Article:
Ester Kristina (Stina) Aronson

1892 - 1956


Ester Kristina (Stina) Aronson was the daughter of the unmarried servant Maria Andersson and the student Olof Bergqvist, who later became a Bishop and a Member of Parliament. She was adopted by a childless couple who ran a butcher’s shop in Uppsala, but at the age of nine was returned against her will to her biological mother, who also lived in Uppsala. With the help of a student for whom the mother cleaned, she passed the upper secondary school leaving examination, and later her father paid for her education at a teaching college. She taught for a number of years at various village schools in Uppland and in Gotland, married the doctor Anders Aronson, and moved with him in 1919 to a sanatorium for tuberculosis patients in the northern part of Norrland, where she had great difficulty settling in.

It was precisely this region of Norrland that later became her literary landscape. When she became a widow in 1936, she moved to Uppsala, living in precarious financial circumstances. Stina Aronson’s debut novel En bok om goda grannar, 1921, is a Dickensian story of life in a small town, and it was followed by the novels Slumpens myndling, 1922, and Jag ger vika, 1923. The novels Två herrar blev nöjda (N), published in 1928 under the pen name Sara Sand, and Fabeln om Valentin of 1929 show a new orientation towards Modernism. During her travels to Uppsala, Stockholm, and Paris, Stina Aronson made literary contacts, including with the leading figure of Swedish modernism, Artur Lundkvist.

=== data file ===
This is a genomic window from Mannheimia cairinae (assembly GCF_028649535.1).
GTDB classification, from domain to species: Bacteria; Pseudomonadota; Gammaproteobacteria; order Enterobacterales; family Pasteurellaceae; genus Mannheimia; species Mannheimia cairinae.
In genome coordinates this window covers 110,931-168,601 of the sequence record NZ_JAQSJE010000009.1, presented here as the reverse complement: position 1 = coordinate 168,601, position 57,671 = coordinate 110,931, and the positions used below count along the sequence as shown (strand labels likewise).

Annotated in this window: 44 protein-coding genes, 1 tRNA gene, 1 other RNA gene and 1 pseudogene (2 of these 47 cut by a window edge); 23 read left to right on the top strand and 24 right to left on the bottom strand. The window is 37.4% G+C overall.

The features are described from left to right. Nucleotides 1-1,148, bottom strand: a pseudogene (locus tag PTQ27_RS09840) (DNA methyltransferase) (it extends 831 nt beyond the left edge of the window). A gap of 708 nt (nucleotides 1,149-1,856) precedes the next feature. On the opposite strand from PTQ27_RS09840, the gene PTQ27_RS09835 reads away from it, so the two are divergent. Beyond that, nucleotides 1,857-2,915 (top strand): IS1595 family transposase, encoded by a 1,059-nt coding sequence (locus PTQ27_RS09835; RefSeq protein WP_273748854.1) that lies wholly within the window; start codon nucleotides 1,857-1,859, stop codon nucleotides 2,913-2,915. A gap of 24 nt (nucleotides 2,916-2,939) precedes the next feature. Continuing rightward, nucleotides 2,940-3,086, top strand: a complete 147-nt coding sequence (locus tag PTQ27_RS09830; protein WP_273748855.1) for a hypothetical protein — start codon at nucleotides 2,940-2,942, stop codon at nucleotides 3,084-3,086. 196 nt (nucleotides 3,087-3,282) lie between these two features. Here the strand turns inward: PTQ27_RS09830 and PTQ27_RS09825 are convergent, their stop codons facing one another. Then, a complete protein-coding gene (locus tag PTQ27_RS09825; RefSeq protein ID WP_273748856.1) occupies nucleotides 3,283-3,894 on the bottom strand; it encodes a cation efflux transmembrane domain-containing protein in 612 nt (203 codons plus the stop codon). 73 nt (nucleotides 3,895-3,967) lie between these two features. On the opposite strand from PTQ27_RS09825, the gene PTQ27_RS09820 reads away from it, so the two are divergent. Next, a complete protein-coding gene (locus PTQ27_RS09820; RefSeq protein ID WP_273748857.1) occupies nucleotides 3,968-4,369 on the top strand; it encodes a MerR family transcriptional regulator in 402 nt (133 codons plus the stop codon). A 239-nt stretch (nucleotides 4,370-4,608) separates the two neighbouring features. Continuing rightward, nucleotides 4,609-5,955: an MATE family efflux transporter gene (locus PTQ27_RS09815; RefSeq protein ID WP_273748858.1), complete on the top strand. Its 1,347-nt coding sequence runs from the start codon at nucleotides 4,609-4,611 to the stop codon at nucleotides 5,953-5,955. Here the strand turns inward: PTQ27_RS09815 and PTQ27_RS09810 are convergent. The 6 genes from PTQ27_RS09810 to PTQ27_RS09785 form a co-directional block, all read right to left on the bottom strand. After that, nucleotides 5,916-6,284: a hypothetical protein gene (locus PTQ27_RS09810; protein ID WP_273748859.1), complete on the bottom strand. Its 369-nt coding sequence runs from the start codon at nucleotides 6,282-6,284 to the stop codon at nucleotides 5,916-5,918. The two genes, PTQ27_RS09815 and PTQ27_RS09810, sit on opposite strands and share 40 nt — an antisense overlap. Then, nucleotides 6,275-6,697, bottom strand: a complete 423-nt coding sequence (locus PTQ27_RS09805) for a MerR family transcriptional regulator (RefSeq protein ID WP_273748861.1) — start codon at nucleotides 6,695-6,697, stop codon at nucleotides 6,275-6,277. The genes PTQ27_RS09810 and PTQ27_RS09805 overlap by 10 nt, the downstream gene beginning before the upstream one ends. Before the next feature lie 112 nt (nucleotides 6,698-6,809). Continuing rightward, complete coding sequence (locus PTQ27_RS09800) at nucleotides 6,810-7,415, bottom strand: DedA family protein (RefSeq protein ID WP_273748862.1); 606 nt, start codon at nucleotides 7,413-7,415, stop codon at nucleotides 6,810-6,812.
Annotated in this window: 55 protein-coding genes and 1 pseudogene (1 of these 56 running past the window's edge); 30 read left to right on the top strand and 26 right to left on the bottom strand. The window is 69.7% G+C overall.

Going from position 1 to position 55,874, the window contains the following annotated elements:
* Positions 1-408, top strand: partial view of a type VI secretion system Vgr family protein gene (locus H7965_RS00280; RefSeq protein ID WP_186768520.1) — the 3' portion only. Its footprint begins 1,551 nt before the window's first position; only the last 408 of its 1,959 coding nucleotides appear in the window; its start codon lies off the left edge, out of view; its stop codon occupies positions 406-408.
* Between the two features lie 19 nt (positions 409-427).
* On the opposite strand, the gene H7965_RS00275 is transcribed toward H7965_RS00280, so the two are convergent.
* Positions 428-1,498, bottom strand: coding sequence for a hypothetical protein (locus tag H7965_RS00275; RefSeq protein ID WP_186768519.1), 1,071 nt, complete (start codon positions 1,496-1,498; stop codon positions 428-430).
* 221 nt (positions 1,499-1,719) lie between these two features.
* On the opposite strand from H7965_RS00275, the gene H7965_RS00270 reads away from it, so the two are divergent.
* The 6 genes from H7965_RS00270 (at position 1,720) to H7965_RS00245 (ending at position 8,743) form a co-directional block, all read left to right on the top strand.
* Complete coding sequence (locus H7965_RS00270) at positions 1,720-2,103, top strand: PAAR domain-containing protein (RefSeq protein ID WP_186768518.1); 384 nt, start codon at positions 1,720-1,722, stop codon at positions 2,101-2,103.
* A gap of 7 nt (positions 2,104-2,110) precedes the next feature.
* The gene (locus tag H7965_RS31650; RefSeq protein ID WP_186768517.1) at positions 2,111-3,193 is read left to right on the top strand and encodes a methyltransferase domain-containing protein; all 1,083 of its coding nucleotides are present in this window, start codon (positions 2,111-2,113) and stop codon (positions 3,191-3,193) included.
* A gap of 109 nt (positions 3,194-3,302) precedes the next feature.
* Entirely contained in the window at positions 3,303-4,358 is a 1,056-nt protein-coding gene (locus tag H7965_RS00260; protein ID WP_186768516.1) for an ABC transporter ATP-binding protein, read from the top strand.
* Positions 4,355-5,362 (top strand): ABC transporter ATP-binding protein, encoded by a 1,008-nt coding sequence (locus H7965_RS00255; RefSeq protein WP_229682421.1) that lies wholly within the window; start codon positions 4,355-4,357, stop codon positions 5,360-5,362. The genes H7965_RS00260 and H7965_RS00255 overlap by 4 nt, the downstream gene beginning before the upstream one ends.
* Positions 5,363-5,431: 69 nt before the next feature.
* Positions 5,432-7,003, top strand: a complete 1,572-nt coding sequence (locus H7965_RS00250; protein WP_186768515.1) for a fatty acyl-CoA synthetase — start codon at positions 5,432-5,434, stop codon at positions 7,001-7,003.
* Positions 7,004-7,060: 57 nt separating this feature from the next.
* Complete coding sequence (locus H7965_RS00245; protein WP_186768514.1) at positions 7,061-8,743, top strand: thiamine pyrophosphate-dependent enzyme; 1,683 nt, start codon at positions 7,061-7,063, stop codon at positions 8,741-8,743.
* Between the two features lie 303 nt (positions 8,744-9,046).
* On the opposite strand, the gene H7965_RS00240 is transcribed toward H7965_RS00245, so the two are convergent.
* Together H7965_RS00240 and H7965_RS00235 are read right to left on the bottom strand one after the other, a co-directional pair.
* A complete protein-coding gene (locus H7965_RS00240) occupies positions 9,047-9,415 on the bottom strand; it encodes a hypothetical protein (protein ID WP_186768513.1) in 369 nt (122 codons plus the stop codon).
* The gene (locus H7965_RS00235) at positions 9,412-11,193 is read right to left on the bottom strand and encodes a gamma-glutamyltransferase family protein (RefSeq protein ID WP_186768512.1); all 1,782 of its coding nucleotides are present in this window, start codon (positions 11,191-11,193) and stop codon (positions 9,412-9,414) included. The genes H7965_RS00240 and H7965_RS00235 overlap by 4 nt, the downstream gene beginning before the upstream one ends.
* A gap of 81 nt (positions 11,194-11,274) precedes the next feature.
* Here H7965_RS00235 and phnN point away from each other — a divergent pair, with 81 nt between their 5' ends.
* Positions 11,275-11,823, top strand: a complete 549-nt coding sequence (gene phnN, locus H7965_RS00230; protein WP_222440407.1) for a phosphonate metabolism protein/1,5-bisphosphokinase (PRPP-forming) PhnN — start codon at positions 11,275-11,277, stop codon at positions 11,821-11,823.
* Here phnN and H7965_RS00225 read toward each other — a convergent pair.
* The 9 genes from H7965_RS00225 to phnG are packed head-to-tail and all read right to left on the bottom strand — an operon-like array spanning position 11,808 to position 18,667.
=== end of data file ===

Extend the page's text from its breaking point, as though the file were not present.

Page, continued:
Her poetry collection Tolv hav, inspired by the Finnish poet Edith Södergran, was published in 1930 and her closet drama Syskonbädd in 1931. In the diary novel Feberboken, 1931, she discusses, under the pseudonym Mimmi Palm, the subjects of love and writing, male compared to female. Medaljen över Jenny of 1935 was awarded a prize as one the best novels about working life. She also wrote the travel account Byar under fjäll, 1937, the novel Gossen på tröskeln, 1942, about a boy’s childhood, and the wilderness novel Hitom himlen, 1946, which led to Stina Aronson’s breakthrough with the critics and the public. Equally successful were her following works Sång til polstjärnan (SS), 1948, Kantele (P), 1949, Den fjärde vägen (N), 1950, and Sanningslandet (SS), 1952. Stina Aronson was a close friend of the critic Margit Abenius.